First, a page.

Although I doubt there is any data whatsover on the relative danger of attaching one’s feet to the pedals during trials competitions, there seems to be enough common sense around to make such a prohibition justifiable. The justification is safety, a far more serious one than the sailing one mentioned above.

The entire purpose of rules of competition is to restrict behavior in such a way as to provide competition along certain lines with a reasonable degree of safety. The personal freedom comes in deciding whether or not to compete under those rules.

i agree with u-turn here (i hope i read your sentence right) i feel that the technicle advantange is out weighed by the practicle.a double sided clipless pedal is going to be destroyed on a concreate surface and its just another piece of equipment that a non-wealthy beginner has to buy in order to feel competitve.

I think the advantage of using clipless pedals would not be very large. The fact that virtually no pro biketrials riders actually use them says a lot about how much advantage you’d get from clipless pedals. Their reason for not using them is not simply because they’re not allowed at biketrials competitions.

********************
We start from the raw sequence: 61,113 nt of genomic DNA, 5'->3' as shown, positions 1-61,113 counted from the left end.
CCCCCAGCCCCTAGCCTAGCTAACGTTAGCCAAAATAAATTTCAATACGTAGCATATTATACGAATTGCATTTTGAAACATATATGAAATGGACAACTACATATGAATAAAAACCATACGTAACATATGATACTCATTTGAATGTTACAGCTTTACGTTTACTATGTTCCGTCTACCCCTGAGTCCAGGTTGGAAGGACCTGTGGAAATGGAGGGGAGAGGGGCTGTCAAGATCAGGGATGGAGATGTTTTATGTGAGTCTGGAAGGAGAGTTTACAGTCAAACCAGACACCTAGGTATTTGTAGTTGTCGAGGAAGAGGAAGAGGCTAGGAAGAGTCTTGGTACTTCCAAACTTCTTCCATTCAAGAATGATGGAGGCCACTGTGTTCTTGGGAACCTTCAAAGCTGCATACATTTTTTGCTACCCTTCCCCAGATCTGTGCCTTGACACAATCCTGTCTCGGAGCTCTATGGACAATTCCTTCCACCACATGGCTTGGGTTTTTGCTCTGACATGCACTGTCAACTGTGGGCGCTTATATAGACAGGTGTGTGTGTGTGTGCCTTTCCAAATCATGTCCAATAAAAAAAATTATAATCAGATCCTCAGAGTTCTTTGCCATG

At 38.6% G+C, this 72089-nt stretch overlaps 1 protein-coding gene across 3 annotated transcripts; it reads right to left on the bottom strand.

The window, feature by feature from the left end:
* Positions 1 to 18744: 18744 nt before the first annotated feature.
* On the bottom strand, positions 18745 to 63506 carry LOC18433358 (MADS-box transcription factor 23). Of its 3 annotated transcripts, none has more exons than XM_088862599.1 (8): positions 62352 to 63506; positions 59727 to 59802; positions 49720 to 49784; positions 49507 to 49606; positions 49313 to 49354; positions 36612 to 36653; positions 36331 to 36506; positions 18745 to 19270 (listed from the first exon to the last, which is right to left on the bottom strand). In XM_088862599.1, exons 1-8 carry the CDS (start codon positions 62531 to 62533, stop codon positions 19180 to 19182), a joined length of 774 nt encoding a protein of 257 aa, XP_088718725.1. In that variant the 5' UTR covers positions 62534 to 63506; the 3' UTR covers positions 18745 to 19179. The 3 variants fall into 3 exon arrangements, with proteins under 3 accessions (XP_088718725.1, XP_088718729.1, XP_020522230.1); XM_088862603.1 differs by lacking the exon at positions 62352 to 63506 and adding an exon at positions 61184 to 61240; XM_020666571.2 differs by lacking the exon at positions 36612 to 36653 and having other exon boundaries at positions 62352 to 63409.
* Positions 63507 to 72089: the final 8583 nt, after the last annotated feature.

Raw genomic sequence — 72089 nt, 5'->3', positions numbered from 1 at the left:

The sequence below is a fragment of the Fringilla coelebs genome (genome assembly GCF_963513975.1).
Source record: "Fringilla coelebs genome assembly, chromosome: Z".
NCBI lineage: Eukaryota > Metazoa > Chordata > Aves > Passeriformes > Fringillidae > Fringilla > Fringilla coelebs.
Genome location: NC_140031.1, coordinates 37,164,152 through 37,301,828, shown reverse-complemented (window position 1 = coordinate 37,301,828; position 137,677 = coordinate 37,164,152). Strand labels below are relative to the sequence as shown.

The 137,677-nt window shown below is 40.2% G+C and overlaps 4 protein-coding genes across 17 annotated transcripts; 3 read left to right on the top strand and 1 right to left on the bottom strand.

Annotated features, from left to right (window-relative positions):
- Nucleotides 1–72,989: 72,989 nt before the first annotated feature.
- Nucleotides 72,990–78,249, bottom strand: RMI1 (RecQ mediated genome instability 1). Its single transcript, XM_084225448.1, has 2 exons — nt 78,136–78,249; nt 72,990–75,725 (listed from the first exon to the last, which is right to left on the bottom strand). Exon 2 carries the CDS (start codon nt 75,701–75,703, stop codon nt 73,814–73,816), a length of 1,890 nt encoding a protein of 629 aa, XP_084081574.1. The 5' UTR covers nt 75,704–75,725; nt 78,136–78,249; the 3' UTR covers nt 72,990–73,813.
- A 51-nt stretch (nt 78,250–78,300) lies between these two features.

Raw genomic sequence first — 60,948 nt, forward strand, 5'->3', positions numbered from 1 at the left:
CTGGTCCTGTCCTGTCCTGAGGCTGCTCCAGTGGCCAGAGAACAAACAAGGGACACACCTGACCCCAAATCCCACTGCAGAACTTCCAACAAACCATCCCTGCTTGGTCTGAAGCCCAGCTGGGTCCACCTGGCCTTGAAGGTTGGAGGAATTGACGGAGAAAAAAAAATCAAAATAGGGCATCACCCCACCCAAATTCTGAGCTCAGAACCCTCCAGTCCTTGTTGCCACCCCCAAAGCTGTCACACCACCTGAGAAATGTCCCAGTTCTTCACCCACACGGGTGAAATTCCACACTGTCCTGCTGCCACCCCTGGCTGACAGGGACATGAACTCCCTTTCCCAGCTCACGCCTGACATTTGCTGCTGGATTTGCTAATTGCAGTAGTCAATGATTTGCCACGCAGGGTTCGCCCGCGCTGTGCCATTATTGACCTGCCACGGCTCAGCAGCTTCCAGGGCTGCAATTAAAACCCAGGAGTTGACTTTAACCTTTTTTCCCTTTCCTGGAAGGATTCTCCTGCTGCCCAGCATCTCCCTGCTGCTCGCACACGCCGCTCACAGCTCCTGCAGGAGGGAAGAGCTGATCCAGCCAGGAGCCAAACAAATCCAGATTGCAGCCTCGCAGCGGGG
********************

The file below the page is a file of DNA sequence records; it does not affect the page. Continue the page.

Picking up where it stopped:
I reckon if a rider is bold (or suicidal) enough to ride with clipless pedals then let him/her. The small advantage gained will, in my opinion, be outweighed by the large disadvantage of painful dismounts. Mind you, I live in a country where there is government adminstered “no fault” health insurance (ACC). This is great because it allows people to take risks and not have to worry about being sued. It also means you can do really silly things too. For example a friend of mine passed out whilst trying to blow up a thin balloon-animal type balloon. He fell backwards and hit his head. He was OK but ACC paid for his stitches. Good old ACC, eh?